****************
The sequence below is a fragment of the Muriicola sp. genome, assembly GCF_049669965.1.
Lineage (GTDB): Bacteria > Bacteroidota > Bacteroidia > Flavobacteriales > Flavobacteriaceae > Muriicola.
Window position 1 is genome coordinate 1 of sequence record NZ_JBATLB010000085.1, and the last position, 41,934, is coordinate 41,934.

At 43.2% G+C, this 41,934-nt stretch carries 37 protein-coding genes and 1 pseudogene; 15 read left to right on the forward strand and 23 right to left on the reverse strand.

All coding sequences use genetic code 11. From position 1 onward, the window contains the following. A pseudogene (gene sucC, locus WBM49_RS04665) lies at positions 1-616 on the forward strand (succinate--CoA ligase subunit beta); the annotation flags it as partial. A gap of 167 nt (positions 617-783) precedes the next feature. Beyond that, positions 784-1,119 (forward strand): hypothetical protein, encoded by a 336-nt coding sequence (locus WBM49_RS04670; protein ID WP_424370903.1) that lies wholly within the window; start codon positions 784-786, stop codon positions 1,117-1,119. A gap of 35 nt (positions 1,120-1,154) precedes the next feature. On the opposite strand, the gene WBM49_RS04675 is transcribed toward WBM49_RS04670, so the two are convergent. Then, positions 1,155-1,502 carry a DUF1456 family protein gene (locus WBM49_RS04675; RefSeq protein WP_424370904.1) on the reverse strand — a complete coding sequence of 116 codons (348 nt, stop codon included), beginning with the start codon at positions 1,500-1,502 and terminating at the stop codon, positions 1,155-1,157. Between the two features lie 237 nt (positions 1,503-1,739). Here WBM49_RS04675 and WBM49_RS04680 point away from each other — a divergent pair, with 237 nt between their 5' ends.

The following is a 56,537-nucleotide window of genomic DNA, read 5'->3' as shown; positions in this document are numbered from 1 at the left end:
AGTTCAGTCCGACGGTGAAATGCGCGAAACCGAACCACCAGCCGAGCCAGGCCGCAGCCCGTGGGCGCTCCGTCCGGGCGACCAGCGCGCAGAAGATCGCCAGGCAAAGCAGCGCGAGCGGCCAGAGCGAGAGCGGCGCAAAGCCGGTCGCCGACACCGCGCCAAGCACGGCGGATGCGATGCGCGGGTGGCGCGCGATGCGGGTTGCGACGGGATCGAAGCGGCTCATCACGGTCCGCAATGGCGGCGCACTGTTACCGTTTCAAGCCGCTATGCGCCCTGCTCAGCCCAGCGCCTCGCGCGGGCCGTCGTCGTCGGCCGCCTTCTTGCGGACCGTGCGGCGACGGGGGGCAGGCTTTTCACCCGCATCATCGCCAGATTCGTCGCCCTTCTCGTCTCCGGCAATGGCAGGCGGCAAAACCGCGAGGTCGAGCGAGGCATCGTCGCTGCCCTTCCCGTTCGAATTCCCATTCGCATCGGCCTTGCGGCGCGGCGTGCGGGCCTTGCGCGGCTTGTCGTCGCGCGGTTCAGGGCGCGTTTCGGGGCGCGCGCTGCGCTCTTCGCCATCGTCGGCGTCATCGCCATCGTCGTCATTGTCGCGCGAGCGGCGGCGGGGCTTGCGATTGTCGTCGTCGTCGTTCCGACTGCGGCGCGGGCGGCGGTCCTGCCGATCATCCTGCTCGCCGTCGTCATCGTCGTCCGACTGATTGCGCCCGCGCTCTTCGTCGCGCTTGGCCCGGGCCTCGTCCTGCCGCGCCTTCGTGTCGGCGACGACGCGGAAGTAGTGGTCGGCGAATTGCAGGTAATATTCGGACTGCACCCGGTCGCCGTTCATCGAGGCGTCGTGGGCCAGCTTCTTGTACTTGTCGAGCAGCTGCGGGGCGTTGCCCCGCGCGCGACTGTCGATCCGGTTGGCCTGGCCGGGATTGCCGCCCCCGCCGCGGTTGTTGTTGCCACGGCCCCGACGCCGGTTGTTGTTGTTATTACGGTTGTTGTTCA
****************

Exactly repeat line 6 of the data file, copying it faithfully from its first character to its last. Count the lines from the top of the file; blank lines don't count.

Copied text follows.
The following is a 56,537-nucleotide window of genomic DNA, read 5'->3' as shown; positions in this document are numbered from 1 at the left end: